Sarah: There is a lot more “front-loading” that has to happen in on-line classes. I also find that I need to be much more thorough, clearer, more organized, and more on top of questions and on-line discussions. I have not yet taught an on-line course that was 100% ready when the class began. And since I always adapt and change classes, this may always be the case. Thus, I always have to stay ahead of my students and work to get materials up in a timely fashion. I also find that I need to be on-line a lot more when teaching on-line (obviously!). It is not always easy for me to get into the habit of checking BB regularly though I try to do so as often as I can. It also takes a lot more time to respond to students’ writing since everything must be written. However, I have developed strategies to be able to respond more quickly (and changes to BB have helped me do this) and I find that I really enjoy reading what students have to say. If students do the work, I think that they will get a lot out of an on-line course. Students who do not put forth the effort will not get as much out of the class. Of course, this really is not different for on-line classes compared to live classes.
Is there anything I haven’t asked you that you’d like to add?
Jodi: I like to think of online vs. hybrid vs. face to face not as one is better than the other, but rather each has its own pros and cons that allow students with different needs to obtain their education.
Sarah: I think that too many teachers who teach on-line don’t really think about the work load, the timing of assignments or the ability to use different kinds of pedagogical strategies. In talking with students and in getting feedback about my classes I have seen that some teachers do not require enough work, do not provide sufficient materials, and do not put in the effort to engage students. On the other hand I have also seen that many teachers load the students up with an unreasonable amount of work and expect them to meet deadlines that are too rigid and too dependent upon whether other students do their work or not (such as replies to other students’ posts). I think there needs to be a better definition of on-line work load. I generally translate the hours a student would spend in class into one set of assignments and then assign the same general workload for papers and assignments outside of class time.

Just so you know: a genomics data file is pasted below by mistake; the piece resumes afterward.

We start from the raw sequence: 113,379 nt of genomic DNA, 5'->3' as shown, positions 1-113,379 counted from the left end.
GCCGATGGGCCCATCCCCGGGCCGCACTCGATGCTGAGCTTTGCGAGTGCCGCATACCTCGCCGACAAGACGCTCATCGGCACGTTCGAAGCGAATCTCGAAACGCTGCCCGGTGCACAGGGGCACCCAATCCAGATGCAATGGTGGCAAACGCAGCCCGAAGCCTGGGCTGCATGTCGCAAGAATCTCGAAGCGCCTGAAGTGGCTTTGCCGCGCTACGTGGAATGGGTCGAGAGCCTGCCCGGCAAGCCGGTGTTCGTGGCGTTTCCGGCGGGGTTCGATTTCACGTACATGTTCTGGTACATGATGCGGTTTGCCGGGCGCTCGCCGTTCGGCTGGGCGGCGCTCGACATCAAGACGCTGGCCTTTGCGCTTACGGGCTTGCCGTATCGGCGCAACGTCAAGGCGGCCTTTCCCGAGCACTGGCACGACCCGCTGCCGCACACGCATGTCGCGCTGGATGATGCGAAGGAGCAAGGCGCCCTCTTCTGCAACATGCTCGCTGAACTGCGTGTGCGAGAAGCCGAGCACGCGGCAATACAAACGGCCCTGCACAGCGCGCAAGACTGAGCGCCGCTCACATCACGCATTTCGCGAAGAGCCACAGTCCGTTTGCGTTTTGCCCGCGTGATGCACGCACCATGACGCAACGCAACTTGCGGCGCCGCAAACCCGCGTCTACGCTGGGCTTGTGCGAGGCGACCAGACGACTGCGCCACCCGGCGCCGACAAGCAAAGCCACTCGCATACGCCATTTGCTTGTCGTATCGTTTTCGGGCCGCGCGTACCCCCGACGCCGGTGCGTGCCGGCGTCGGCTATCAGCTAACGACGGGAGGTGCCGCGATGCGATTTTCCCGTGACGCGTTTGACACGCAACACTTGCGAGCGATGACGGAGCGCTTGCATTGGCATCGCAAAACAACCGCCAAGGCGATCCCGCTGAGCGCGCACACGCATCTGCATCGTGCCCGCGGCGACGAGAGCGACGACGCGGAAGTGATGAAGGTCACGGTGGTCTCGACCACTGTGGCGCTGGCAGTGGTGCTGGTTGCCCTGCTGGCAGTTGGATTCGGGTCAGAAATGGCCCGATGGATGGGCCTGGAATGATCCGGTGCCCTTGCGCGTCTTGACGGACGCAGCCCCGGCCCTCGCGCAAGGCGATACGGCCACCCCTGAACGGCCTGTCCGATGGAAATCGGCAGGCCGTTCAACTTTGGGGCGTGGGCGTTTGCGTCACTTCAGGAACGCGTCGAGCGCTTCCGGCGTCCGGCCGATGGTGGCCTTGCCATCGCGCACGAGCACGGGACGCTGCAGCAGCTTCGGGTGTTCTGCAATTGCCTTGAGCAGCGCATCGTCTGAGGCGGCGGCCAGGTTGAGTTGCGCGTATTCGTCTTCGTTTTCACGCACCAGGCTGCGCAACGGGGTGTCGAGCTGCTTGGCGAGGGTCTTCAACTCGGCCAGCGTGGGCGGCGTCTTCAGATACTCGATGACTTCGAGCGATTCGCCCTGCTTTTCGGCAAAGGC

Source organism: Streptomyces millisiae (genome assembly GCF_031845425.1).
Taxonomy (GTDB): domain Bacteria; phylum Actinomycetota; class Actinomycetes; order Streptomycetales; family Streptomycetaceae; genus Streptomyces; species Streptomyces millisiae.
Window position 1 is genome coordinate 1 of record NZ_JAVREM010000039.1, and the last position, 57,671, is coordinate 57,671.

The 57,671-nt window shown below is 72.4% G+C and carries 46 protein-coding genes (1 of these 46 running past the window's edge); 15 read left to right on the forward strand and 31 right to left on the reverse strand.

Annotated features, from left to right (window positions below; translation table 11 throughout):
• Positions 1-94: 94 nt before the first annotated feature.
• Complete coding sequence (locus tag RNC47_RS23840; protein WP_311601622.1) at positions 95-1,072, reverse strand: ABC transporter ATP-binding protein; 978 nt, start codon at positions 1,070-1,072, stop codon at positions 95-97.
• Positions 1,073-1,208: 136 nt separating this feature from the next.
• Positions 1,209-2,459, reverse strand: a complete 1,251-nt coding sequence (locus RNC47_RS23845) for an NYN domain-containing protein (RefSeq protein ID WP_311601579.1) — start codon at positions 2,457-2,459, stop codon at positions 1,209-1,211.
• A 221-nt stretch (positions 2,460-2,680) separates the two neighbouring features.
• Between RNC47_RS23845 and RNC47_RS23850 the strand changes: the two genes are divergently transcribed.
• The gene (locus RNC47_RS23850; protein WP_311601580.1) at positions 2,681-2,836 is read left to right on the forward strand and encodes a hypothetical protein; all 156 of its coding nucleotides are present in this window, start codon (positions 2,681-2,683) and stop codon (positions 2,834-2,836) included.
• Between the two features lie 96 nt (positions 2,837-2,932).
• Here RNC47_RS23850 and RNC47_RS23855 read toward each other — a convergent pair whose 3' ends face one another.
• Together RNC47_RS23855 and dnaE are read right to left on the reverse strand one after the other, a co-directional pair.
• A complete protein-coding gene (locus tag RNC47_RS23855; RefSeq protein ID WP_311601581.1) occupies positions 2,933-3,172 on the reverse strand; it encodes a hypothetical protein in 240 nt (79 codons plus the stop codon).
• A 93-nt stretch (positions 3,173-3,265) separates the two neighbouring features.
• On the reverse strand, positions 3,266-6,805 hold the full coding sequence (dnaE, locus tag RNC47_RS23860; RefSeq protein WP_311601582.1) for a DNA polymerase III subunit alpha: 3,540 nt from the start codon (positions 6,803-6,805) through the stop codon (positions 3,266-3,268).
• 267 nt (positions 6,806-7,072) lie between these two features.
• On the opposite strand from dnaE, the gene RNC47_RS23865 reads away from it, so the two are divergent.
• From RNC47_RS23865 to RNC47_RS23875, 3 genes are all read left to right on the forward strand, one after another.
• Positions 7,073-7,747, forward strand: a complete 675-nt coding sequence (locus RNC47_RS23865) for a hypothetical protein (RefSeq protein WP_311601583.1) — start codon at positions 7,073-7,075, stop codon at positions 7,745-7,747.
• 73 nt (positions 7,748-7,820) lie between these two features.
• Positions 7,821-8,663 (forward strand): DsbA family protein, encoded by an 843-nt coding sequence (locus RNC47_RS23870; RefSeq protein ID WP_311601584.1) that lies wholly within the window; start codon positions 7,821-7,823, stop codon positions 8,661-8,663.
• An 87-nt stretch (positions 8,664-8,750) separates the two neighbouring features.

I also don’t think that enough of us really think about the best way to deliver material and to engage students with that material. Many of us in the liberal arts do not believe that on-line teaching can be effective. We want the on-line classroom to be like the live classroom. However, it cannot be the same experience. It must be adapted, rethought, and seen as a different but potentially equally valid form of education. I am afraid that too many students read and respond, watch a video (maybe) and then write a post, read and then take a test. I would guess that tests are over-used in on-line courses. I think there is a lot of potential for civic engagement, for instance, in on-line courses and try to ask students to engage in their local community through their on-line class work. I think we need to think about the ways we can make on-line learning work for us and always think about what is best for our students…wherever they are.